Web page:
Jaeson Jones: Los Zetas Cartel’s Turf War near Texas Kills Innocents from Both Sides of Border

CDN Hitmen
Tamaulipas Government

Cartel violence at the Texas-Mexico border is at the point where people are dying on both sides. Despite a longstanding tradition of violence between cartels, events in the past few months are transforming the battlefield at the expense of all area residents—Mexican and American.

In July 2019, the Cartel del Noreste (CDN) faction of Los Zetas used armored convoys with mounted machine guns to invade the small community across the Rio Grande from Fronton, Texas. This was considered Gulf Cartel turf for decades. This one event should have been recognized by both Mexico and the U.S. as a significant indicator that Tamaulipas would be embroiled in yet another hot cartel war.

Days later, leaders of the local Gulf Cartel faction were executed, missing, or were caught by U.S. Border Patrol. At one point, law enforcement on both sides of the river began to realize a coup was underway and a broader war was on the horizon.

New levels of violence became clear on August 6. The first of many sustained gun battles between the Gulf and CDN would last hours immediately across from Roma, Texas. For three days, new battle lines were drawn without regard for civilians in the conflict zone. The worst of these battles took place between the two communities of Miguel Aleman and Los Guerra. After four days of consistently fighting, matters escalated to the point that U.S. Border Patrol agents took fire. A marine unit was hit with more than 50 rounds from multiple ambush positions on the Mexican side of the Rio Grande.

The CDN-driven violence continued, requiring Tamaulipas Governor Francisco Javier Garcia Cabeza De Vaca to send large numbers of state police into Nuevo Laredo to regain control of the area. In one incident, officers were viciously attacked at the Santa Teresa Hotel.

In a letter to Mexican President Andres Manuel Lopez Obrador (AMLO), the governor requested federal support to more quickly secure the region. AMLO later announced the Secretary of Public Safety and Defense Ministry would be tasked to help stem the tide of violence.

By September, the CDN’s terror campaign focused the state capitol and its main government buildings known as the Bicentennial Towers. Four gunmen assaulted the facility before being killed. This marked a pivotal moment for state leaders.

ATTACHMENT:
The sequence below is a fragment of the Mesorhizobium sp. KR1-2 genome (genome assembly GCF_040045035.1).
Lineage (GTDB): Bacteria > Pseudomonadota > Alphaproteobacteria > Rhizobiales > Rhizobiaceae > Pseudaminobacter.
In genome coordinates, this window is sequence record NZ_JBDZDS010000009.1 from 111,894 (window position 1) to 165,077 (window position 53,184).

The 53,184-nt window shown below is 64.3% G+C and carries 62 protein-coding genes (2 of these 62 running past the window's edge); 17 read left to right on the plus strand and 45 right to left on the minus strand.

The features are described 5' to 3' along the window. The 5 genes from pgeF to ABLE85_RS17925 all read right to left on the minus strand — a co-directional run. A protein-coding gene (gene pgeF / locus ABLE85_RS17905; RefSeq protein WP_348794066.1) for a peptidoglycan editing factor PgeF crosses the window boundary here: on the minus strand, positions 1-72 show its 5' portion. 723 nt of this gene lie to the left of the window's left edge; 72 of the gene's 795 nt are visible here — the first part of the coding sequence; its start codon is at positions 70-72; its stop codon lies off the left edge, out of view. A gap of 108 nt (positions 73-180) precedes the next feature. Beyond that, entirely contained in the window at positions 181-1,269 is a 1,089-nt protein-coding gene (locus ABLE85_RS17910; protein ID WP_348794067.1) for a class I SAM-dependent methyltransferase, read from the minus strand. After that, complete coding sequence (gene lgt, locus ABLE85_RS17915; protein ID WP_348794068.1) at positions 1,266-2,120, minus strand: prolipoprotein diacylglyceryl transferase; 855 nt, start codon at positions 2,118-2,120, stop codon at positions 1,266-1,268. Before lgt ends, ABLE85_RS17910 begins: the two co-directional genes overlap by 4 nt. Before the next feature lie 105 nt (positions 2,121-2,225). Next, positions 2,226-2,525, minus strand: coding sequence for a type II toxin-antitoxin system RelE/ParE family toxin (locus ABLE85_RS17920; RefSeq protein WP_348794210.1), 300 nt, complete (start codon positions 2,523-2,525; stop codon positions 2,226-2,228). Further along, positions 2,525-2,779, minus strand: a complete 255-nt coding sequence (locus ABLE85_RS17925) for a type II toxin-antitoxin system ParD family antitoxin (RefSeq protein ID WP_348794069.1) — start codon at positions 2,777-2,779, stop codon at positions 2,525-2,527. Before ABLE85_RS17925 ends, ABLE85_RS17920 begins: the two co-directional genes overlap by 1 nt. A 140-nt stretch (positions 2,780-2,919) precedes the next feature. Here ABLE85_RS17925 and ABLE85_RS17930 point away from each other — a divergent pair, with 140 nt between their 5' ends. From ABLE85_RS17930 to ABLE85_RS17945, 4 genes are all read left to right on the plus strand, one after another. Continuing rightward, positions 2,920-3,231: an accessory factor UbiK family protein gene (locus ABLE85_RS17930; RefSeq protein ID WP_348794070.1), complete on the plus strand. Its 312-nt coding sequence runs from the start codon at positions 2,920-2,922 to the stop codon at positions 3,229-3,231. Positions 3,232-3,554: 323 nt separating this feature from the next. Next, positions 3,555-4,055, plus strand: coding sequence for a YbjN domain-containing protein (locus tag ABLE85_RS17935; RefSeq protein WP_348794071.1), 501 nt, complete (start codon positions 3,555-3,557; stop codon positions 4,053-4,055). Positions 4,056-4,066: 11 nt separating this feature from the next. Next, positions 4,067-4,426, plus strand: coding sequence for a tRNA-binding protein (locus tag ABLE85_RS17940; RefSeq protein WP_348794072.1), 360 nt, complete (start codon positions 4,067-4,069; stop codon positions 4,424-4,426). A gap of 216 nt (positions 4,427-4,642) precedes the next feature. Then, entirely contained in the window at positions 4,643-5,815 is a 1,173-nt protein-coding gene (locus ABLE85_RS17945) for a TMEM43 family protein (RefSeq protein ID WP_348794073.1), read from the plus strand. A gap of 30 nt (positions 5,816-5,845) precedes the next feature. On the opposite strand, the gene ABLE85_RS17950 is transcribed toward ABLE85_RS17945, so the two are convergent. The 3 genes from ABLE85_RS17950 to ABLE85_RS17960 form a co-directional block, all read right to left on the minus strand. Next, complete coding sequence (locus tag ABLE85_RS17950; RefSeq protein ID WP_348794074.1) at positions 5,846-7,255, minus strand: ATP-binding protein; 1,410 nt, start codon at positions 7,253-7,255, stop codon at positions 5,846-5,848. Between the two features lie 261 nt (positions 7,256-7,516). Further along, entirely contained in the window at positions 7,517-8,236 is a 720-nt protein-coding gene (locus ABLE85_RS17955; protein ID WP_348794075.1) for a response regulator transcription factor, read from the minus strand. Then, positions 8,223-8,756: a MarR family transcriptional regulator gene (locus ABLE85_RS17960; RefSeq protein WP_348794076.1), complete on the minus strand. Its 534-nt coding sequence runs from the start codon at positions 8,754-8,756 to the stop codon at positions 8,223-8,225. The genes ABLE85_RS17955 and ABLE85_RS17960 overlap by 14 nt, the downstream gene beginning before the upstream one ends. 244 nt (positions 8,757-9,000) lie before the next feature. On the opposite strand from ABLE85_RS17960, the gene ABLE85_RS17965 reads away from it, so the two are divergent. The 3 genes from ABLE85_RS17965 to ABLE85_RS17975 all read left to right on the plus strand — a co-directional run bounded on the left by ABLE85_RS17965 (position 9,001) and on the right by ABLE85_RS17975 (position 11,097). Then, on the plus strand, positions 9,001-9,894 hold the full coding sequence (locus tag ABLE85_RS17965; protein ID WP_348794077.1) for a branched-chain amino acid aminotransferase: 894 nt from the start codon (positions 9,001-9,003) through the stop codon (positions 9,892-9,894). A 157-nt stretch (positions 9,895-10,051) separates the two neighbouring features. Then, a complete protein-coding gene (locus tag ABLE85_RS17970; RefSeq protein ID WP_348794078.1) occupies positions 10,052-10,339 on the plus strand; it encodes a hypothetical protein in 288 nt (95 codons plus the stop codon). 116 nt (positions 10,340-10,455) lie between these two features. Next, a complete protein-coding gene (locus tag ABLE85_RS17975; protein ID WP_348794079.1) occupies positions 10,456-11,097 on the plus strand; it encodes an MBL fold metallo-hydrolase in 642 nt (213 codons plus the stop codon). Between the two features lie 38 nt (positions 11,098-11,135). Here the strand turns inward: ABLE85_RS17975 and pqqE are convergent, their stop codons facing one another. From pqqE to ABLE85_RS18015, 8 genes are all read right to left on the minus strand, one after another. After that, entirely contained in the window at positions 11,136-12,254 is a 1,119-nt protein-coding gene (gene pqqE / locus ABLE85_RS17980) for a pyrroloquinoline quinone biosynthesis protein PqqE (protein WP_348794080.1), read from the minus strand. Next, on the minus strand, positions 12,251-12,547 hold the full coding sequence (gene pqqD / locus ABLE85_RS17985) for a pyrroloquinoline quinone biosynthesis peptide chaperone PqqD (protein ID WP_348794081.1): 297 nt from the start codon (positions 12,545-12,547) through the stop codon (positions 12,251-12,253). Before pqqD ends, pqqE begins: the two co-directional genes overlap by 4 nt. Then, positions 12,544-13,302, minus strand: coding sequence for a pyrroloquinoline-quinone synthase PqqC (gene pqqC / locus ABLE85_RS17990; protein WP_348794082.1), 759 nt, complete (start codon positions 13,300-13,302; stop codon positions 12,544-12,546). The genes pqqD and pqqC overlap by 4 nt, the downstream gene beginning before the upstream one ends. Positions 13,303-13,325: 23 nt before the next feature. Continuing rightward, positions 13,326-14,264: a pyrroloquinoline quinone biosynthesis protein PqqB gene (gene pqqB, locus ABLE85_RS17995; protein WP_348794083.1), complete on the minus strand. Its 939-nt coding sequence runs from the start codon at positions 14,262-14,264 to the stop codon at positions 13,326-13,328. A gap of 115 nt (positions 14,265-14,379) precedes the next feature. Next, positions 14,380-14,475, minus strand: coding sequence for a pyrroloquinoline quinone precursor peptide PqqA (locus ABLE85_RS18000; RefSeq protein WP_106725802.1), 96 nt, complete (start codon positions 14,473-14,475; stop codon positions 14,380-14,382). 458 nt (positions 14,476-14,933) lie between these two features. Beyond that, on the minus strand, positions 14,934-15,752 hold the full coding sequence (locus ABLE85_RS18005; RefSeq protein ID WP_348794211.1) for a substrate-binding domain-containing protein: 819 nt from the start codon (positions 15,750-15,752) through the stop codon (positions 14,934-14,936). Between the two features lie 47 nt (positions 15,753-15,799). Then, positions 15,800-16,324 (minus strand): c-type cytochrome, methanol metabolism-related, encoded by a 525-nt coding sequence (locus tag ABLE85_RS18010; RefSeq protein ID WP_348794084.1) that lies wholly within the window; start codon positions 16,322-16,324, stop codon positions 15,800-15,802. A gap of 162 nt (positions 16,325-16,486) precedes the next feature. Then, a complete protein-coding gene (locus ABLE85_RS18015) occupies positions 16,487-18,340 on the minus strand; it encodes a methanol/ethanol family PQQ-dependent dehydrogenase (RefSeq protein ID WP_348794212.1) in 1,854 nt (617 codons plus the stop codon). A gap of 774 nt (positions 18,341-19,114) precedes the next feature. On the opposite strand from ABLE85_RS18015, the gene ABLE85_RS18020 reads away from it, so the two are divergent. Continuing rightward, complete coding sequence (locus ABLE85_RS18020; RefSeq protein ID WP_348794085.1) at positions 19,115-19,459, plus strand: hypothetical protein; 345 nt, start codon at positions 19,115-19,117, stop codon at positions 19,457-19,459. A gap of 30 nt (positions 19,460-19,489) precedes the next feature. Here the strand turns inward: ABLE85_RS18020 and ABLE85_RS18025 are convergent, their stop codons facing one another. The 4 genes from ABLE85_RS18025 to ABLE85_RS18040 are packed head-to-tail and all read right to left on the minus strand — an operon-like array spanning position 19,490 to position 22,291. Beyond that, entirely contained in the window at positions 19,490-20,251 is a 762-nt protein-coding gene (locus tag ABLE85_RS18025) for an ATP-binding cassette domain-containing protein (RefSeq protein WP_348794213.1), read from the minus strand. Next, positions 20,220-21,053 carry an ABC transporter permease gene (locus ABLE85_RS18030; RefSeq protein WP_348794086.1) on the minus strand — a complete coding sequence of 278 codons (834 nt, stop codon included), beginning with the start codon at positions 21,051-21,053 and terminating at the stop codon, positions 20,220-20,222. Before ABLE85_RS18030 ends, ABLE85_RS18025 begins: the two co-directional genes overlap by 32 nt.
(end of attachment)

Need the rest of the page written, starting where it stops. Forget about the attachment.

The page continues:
Even with September’s lessons in mind for Tamaulipas leadership, October and November held more skirmishes in the border cities of Miguel Aleman, Los Guerra, Ciudad Mier, Ciudad Victoria, the outskirts of Reynosa, and small communities around Nuevo Laredo. Many of these were between cartels and law enforcement. At this point, local officials and media lost the ability to accurately monitor the bloodshed.

These incidents left a wake of carnage upon citizens from both sides of the border. Victims continue to be taken hostage, robbed, and killed. The use of cartel roadblocks are so prevalent, the U.S. State Department’s most recent travel advisory warns against particular roadways near the border in Tamaulipas.

New Year’s Eve marked a close shave in confronting a wanted narco-terrorist. A dramatic shootout almost captured the leader of CDN, Hector Raul “El Tory” Luna Luna. El Tory was reportedly injured in a firefight but managed to escape. The following day, a large convoy of gunmen in armored vehicles with 50.cal belt-fed mounted machine guns attacked state police officers at the Villareal Hotel in Nuevo Laredo. Video emerged on social media of officers pinned down by gunfire. Videos began emerging on social media reportedly from Laredo, Texas, were battle noises could be heard.

Webb County Sheriff Martin Cuellar asked citizens to not cross into Nuevo Laredo due to reports of high caliber rifles and explosives.

Later in January, a roadblock conducted by CDN in Nueva Ciudad Guerrero resulted in the killing of a 13-year-old U.S. citizen from Oklahoma who was reportedly shot several times. Three of his relatives, including a 10-year-old girl, also sustained wounds.

State and federal forces in Tamaulipas remain out of sync in combating cartel violence near Texas. Sources within the Mexican Marines told Breitbart Texas they are aware of and monitor the worsening bloodshed, but cannot get clearance to engage—despite being stationed roughly 20 miles away from most hot zones.

Without major adjustments to strategy and cooperation, citizens from both sides of the border will continue to increasingly cover those deficits with blood.

Jaeson Jones is a retired Captain from the Texas Department of Public Safety’s Intelligence and Counterterrorism Division and a Breitbart Texas contributor. While on duty, he managed daily operations for the Texas Rangers Border Security Operations Center.


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